Diets rich in phenolic acids are linked to the prevention of cancer, neurodegenerative diseases and cardiovascular disease, and while corn is a good source of phenolic acids, many of these are in the insoluble-bound form.
The researchers from the University of Illinois wanted to test the impact of corn flake processing - where the maize is dry-milled, steamed, rolled and then toasted, on the nutritional content and if it releases the more bioavailable soluble phenolic acids.
They were hoping to find a maize cultivar that maintained a higher proportion of phenolics during processing into cornflakes, and selected 19 genetically and phenotypically diverse maize inbreds and hybrids to test this.
"What we found was not particularly good news, but it was interesting," said Carrie Butts-Wilmsmeyer, lead author of the study and research assistant professor at the University of Illinois’ department of crop sciences. “Regardless of the concentration in the grain at the beginning, the dry-milling process removes the majority of phenolics.”
As heat can release some of the soluble phenolic compounds, they then heated the starchy leftovers during later processing stages – similar to the steaming process when making corn flakes – to see if this increased the remaining soluble phenolic content.
The researchers, who received support from the Kellogg Company and Dow AgroSciences for the study, said the resulting increase was “negligible”.
Similar losses ‘very likely’ in other grains
Butts-Wilmsmeyer told FoodNavigator: “Most of our processed grain-based food products are made from one portion of the grain. In this particular case, the phenolics are predominantly located in the bran of cereals. The bran is removed during milling. This is why we saw such a drastic decrease between the whole kernel and the large flaking grit processing stages.
“We also briefly considered the tocopherol content of maize. Most of the tocopherols are located in the germ, which is often removed during milling to extend the shelf life of processed food products. When we removed the germ, we removed almost all of the tocopherols.”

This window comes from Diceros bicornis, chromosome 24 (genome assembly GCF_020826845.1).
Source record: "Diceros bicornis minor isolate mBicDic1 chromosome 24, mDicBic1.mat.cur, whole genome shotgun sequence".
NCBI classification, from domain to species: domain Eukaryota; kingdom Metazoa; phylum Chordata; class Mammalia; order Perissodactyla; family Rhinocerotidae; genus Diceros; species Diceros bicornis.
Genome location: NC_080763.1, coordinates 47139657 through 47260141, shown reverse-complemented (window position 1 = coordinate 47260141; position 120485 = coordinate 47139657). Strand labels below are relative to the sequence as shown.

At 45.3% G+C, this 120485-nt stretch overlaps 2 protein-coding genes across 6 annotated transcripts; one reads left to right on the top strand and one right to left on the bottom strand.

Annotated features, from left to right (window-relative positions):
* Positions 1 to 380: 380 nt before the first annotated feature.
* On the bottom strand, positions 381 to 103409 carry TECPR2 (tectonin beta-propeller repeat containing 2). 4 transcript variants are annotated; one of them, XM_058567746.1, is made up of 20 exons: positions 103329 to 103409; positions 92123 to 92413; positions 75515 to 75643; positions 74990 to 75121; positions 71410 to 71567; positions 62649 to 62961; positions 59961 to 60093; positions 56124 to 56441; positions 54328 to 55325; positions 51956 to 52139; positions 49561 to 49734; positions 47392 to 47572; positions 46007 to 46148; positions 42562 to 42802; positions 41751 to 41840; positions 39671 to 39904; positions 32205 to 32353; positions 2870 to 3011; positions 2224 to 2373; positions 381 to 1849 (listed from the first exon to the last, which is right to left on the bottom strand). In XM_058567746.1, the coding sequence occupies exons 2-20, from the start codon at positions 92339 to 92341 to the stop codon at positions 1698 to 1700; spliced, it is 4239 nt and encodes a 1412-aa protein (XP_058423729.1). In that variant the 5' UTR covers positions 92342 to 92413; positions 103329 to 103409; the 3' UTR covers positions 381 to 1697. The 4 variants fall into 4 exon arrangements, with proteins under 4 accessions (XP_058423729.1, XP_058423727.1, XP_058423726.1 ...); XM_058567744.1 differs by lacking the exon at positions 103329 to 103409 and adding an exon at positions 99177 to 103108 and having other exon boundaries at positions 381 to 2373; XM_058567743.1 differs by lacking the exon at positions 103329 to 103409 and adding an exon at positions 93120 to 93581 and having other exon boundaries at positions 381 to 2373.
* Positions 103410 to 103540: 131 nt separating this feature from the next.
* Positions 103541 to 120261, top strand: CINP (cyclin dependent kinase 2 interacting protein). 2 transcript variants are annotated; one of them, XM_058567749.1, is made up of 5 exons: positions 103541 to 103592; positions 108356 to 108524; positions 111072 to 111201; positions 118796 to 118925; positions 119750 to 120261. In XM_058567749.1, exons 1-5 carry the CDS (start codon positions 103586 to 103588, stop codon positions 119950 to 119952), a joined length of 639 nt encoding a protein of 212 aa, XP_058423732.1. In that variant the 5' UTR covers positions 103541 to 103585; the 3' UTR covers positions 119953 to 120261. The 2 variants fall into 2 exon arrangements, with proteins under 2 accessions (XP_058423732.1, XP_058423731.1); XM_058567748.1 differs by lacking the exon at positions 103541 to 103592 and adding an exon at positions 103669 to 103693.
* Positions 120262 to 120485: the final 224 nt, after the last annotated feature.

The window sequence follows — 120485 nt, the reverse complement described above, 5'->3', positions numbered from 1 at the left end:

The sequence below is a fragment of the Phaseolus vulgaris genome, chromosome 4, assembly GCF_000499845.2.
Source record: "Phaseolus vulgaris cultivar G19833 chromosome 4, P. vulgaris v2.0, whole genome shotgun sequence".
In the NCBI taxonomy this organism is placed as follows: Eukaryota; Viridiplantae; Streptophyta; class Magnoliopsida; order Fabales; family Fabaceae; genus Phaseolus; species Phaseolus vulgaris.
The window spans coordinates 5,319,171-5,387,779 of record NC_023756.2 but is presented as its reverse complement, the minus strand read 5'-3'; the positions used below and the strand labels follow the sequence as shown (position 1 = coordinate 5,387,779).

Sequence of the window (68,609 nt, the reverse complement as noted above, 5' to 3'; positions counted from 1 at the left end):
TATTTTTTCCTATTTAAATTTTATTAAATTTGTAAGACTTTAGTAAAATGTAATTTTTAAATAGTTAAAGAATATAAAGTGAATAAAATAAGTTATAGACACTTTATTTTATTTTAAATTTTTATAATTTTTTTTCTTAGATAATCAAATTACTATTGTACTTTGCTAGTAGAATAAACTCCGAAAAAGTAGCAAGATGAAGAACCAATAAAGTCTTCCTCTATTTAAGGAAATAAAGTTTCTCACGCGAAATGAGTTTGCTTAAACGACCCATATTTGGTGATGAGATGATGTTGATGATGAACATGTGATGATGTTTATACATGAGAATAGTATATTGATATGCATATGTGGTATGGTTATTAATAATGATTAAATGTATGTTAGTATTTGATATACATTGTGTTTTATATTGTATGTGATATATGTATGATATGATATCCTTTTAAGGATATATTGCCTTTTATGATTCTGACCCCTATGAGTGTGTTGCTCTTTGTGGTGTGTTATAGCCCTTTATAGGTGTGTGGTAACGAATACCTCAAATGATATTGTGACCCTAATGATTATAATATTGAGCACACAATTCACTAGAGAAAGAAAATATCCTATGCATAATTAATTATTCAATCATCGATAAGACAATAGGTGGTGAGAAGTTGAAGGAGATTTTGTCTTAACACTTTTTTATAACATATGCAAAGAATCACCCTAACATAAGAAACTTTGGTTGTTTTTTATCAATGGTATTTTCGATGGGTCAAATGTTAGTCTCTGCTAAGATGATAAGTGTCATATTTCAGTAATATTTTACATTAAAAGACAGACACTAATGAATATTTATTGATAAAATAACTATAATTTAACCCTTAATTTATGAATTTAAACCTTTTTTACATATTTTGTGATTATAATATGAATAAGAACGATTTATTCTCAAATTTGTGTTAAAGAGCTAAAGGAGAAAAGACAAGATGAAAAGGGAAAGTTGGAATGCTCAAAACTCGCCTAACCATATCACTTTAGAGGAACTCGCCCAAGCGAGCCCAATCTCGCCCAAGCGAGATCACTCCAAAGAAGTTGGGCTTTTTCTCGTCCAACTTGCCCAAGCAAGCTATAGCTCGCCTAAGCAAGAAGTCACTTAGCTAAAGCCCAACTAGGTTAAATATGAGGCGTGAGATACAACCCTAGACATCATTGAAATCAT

She said it was “very likely” that similar nutrient losses would occur in other grains, such as rice or wheat, during processing.
While whole grain products typically contain more nutrients, it is not possible to make all maize-based food products from the entire grain.
“Whole corn products do exist, such as some cornmeal – although these typically have the germ removed to improve shelf life. But, most maize-based snack products and ready-to-eat breakfast cereals are entirely endosperm based. Including other portions of the grain may impact the cooking, baking or toasting qualities, or sensory properties such as smell, taste or texture.”
Fortification the most likely solution
The scientists suggested that alternative processing methods must be developed to retain the nutrients. A shorter-term solution, however, would be recovering the lost phenolics and using them to fortify the same products.
Co-author Martin Bohn said: “In most instances, nutrient fortification will likely be the most sustainable long-term solution. Phenolics have the benefit of being health-promoting compounds as well as natural antimicrobial food preservatives.
“If these phenolics could be recovered from the bran-containing co-products of milling, they could be used as all-natural biofortifying agents with a multitude of positive benefits.”
Despite the somewhat disappointing result, the researchers said they hoped it was “an exciting find” for food manufacturers.
The researchers also developed a miniaturised, bench-size process of cornflake production process, which they say could help companies evaluate manufacturing alternatives that may yield healthier cornflakes.
Previous studies have shown that nixtamalization, the most commonly used method to make tortillas and nachos, also removes most phenolics while extrusion, to make puffed corn snacks, retains slightly more.
Source: Journal of Agricultural and Food Chemistry
"Changes in phenolic acid content in maize during food produce processing"
Published 16 March 2018, DOI: 10.1021/acs.jafc.7b05242
Authors: Carrie Butts-Wilmsmeyer, Rita Mumm, Kent Rausch, Gurshagan Kandhola, Nicole Yana, Mary Happ, Alexandra Ostezan, Matthew Wasmund and Martin Bohn